HANOVER, N.H. — What does it mean to transgress? Well, that’s easy enough. Someone who transgresses violates a law or norm or precept.
What does it mean, though, for an artist to transgress? Right and wrong are ethical and moral terms, not aesthetic. Yet it’s not quite that simple, since art is inseparable from society, with, yes, its many laws and norms and precepts.
Art does not — it cannot — exist in a human vacuum. It’s defined by audience as well as by maker and subject. Transgression, artistically speaking, arises from the interplay of those three elements. “Shadowplay: Transgressive Photography From the Hood Museum of Art,” which runs at the Hood through Dec. 8, shows how complicated, and interesting, that interplay can be.
There are 43 photographs, ranging in date from 1964 to 2010. Not surprisingly, many relate to aspects of human sexuality. The transgression is a three-fer when Robert Mapplethorpe shows two gentlemen in leather-suited regalia. The artist wants to offend. The subjects know their behavior is outré (for lack of a less loaded word). Viewers know they are looking at something most people would consider offensive. Yet it so happens that the two gentlemen, Brian Ridley and Lyle Heeter, look as unobjectionable as pie on a plate. The transgressive element is their garb — and what it indicates about their off-camera proclivities.
The issue in many of these pictures is the opposite: an absence of garb. Nudity has a long and exalted tradition in Western art. Its acceptability diminishes when treated less traditionally.
The other Mapplethorpe in the show presents a handsomely proportioned, unclothed African-American male in full profile. No naughty bits (to use a technical term) are visible. Even though the image inevitably summons up various American kinks about race and sexuality, the overall effect is to evoke classical statuary — tradition on the hoof, or plinth, as it were. But the Mapplethorpe connection inevitably places the image within a transgressive context.
Context is so often the determining factor here. Tod Papageorge’s “Zuma Beach” shows some unclothed people at a nude beach in Southern California, so the lack of bathing suits is no big deal. It hangs adjacent to a Garry Winogrand photograph of a bare-breasted woman in New York’s Central Park, surrounded by gawkers. The juxtaposition is wonderfully telling — and all the finer for the East Coast/West Coast parallel and the fact that Papageorge and Winogrand were friends.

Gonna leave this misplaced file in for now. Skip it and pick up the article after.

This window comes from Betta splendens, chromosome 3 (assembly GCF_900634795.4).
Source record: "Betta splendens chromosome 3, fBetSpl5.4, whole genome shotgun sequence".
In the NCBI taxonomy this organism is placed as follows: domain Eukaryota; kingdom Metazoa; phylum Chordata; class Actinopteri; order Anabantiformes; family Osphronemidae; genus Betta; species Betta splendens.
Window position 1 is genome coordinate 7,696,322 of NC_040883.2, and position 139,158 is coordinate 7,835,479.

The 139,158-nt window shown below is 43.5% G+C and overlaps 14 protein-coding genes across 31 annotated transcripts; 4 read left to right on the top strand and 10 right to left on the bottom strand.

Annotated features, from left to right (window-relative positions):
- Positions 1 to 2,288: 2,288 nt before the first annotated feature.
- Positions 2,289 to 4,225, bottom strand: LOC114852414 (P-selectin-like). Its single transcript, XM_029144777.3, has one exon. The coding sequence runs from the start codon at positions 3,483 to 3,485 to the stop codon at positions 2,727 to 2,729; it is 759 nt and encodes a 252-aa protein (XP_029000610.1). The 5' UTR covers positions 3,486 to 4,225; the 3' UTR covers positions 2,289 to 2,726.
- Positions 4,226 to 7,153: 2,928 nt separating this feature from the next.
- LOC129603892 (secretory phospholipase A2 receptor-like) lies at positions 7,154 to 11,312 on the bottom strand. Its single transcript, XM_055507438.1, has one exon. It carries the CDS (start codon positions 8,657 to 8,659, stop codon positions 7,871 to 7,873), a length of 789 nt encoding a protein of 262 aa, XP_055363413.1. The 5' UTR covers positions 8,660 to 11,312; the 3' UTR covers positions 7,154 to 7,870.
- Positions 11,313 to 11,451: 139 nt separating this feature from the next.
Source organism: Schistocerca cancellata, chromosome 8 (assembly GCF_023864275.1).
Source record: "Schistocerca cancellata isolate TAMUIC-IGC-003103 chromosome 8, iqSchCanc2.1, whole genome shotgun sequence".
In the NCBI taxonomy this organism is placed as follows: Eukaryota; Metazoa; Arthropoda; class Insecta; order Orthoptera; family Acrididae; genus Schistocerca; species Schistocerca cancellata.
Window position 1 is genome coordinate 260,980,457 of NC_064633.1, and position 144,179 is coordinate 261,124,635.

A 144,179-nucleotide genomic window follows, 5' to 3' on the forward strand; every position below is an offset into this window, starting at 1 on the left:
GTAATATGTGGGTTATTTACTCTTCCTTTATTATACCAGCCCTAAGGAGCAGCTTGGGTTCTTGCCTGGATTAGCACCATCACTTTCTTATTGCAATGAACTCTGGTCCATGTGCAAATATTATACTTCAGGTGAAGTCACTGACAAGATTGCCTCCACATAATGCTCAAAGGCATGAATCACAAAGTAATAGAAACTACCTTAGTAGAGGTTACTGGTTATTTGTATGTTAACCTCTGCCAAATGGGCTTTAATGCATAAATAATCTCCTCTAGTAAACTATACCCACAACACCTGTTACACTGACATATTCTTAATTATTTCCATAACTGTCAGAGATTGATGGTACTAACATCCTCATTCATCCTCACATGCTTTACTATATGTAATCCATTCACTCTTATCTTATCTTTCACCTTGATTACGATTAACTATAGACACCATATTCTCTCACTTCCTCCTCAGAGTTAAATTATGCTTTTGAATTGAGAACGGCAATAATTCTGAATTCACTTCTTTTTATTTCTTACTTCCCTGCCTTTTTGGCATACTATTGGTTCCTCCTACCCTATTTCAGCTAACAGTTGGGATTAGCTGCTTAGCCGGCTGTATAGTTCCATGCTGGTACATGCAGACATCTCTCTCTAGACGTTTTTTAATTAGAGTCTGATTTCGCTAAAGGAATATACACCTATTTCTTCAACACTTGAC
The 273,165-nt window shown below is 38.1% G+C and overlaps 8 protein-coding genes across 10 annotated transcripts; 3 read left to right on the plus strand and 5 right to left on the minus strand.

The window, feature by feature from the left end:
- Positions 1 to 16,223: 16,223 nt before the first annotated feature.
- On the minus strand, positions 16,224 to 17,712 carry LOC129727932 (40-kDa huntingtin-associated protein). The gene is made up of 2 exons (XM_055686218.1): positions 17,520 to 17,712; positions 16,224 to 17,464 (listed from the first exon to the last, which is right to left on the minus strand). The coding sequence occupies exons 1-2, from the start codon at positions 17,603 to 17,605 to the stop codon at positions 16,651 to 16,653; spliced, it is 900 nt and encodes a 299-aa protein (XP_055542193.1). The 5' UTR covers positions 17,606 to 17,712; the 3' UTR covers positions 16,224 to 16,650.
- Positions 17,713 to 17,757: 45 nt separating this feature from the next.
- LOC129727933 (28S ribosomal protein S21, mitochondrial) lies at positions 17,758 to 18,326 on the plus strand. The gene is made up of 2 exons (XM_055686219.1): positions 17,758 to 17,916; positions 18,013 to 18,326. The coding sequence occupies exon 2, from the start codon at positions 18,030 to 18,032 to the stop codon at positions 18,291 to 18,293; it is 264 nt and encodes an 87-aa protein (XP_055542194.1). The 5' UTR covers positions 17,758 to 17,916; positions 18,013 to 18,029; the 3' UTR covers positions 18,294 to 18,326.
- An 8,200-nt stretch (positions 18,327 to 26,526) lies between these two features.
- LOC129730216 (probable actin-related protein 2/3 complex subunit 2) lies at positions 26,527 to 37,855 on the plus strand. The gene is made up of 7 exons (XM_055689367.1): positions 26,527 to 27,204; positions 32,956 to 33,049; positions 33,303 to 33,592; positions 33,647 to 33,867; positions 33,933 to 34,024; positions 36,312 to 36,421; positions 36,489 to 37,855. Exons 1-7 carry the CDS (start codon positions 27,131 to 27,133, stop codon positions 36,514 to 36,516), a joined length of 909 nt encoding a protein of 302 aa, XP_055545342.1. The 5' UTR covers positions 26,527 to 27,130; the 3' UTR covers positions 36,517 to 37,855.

Sometimes the context is familial. Les Krims’s image of a plump, older woman sunning her bare breasts in a chaise longue is a bit startling, if only because our culture puts such a premium on youth and attractiveness when it comes to the presentation of nakedness. That aside, though, there’s nothing all that objectionable about it — until one reads the title: “Mother Sunbathing.” Oh. The obverse of that situation is Sally Mann’s “Luncheon in the Grasses.” It’s an homage, of course, to Manet’s celebrated painting “Dejeuner sur l’herbe” — except that the beautiful naked female in the center of Mann’s picnickers is a child. Oh, again. Does her being the photographer’s daughter make the image more or less transgressive? Or exploitative may be the more relevant word.
Transgression is a serious business. People used to get burned at the stake for it. Yet comedy has its place in “Shadowplay.” The title of Larry Fink’s “After Hours Club, New York City, April 1990” warns you about the possibility of an uh-oh factor. But it can’t prepare you for the ludicrously louche figure who dominates the image. He’s not so much lounge lizard as lounge walrus, heavy on the hubba-hubba (and I do mean heavy).
Although the title of Fiona Foley’s “HHH #1” offers no indication of transgressiveness, the image itself is unnerving as Fink’s is not. It shows seven hooded figures — ostensibly members of an Australian organization called Hedonistic Honky Haters, a tribute to the Ku Klux Klan, only in reverse. Its members are black and wear robes with multicolored patterns. The concept’s pretty funny — except that the seven men’s peaked black hoods look quite disturbingly satanist.
The French writer Madame de Staël famously said that to understand all is to forgive all. Something similar might apply here: to explain a transgression is to make it less threatening — or perhaps not even threatening at all. If that is so, then the most transgressive image in “Shadowplay” has nothing to do with sex or race or forbidden behavior. Ralph Eugene Meatyard’s “Romance of Ambrose Bierce #3” shows three children and a doll sitting in a set of decrepit bleachers. All wear grotesque masks. The contrast between mundane setting and matter-of-fact poses with nightmare faces is disconcerting in the extreme, yet in a way that no amount of speculation can account for. So many of the images in “Shadowplay” contradict how people are expected to behave. Meatyard’s photograph contradicts what people are expected to be. It takes us from reality to dream, where the sleep of reason produces monsters and no law or norm or precept can ever obtain.